Bison Quest Adventure Vacation Blog

We offer the most exclusive Bison and Wildlife Adventure anywhere!

November 19, 2017

Filed under: bison,ecology — bisonquest @ 6:30 pm
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There’s a reason that bison have such big heads (a bull head can weigh up to 200 lbs).  They can forage through 1- 2 feet of snow by using their head to push snow aside to reach any vegetation underneath.

Moving snow

Using their massive heads, bison can reach vegetation below snow.

Here Gigi is finding some green grass under the snow that grew as a result of our fall rains .

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Bison – how do you tell them apart? We’ll start at the beginning with the calves and their horns! January 12, 2015

When guests come to visit, Craig introduces them to all of the herd cows by name.  And that leads everyone to ask, “How can you tell them apart?”  Well, the simple answer is the same as your answer to this question, “How do you tell your friends from each other?”  Because they all have individual characteristics that are unique to them.  Of course, if you aren’t used to looking for those characteristics, they’re hard to see (I have Caucasian friends that tell me they can’t tell Asians apart, and I have Asian friends who tell me that all white folks look the same :).   It’s just a matter of knowing how to look for those differences.  So I figured I’d do a series showing how we identify our buffs!

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Brand new baby – can’t see horns but you can feel them (if mom would let you)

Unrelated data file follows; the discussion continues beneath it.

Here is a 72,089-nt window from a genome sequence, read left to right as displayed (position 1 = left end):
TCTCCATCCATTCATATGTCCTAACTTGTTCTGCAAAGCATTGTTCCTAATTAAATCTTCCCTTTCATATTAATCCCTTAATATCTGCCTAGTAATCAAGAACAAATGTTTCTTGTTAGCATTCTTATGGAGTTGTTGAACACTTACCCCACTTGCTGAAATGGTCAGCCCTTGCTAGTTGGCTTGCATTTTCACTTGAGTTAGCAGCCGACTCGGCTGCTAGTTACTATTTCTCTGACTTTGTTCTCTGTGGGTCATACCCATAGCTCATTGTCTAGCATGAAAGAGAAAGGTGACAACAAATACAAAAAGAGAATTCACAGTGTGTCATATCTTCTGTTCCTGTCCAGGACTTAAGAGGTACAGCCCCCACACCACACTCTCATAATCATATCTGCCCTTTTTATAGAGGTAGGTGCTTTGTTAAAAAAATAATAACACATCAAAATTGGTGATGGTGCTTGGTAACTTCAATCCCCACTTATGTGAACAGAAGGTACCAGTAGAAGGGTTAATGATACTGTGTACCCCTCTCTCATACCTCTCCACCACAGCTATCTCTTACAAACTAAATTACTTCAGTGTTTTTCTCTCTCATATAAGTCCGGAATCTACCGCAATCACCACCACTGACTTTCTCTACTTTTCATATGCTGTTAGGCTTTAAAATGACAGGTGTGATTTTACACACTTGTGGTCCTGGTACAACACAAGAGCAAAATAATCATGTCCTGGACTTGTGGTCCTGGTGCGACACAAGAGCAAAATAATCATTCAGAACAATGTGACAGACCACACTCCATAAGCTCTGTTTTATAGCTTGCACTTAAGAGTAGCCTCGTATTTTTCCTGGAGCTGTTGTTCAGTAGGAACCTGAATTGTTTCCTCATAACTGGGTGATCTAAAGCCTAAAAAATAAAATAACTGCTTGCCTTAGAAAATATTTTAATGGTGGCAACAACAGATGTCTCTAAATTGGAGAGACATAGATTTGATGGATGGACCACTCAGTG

And since horns are probably the characteristic that most folks look at first, we’ll start there with a look at age classes.  And to do that, let’s begin at the beginning.  The calves!

The one sleeping on the left is a newborn.  If you could touch the top of her head, you would feel the tiniest little bumps that will become her horns. And you would really feel some horns when her mom caught you doing that!

The next calf picture (sniffing my fingers) has little horn buds that are just showing up above the curly wool.

The little black faced “red” calf is about 4 months old,

and the last is a six month old calf.  I think their little horns make them look like devils!

 

 

 

 

You can just see the little horn buds (this baby is about a month old)

You can just see the little horn buds (this baby is about a month old)

This is a 4 month old calf (they're not usually still red when we have snow on the ground, but this was an October calf!)

This is a 4 month old calf (they’re not usually still red when we have snow on the ground, but this was an October calf!)

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And here is a six month old calf, looking a little “devilish”!

 

 

Merry Christmas, from all of us at Bison Quest (and no, this isn’t photo shopped!) December 25, 2014

Filed under: About Us,Amusing,bison — bisonquest @ 4:13 pm
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???????????????Nope, it’s not photo shopped – but it also didn’t stay on very long :)!  Merry Christmas!

 

Bison Quest Christmas Carols – “Going on a hay ride together with you.” December 22, 2014

Filed under: Amusing,bison,wildlife — bisonquest @ 3:12 pm
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P1040504 (1024x768)

 

Bison Quest Christmas Carols continue with “Dashing Through the Snow”” December 13, 2014

Filed under: bison,Musings — bisonquest @ 4:08 pm
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Dashing Through the Snow

Dashing Through the Snow

And for those who want to see this in action, check out http://www.youtube.com/watch?v=Y7dp8NYiJSo

 

Bison Quest Christmas Carols continue – A Hay in a Stranger December 8, 2014

A Hay In a Stranger

A Hay In a Stranger

 

“Glamping With Bison at a Gorgeous Montana Ranch” hot off the Yahoo Travel press!

We thoroughly enjoyed Jo Piazza’s visit and resulting article about our Bison Quest Wildlife Vacations!

Jo Piazza 030 (1280x720)

Glamping With Bison at a Gorgeous Montana Ranch Run by Scientists

 

 
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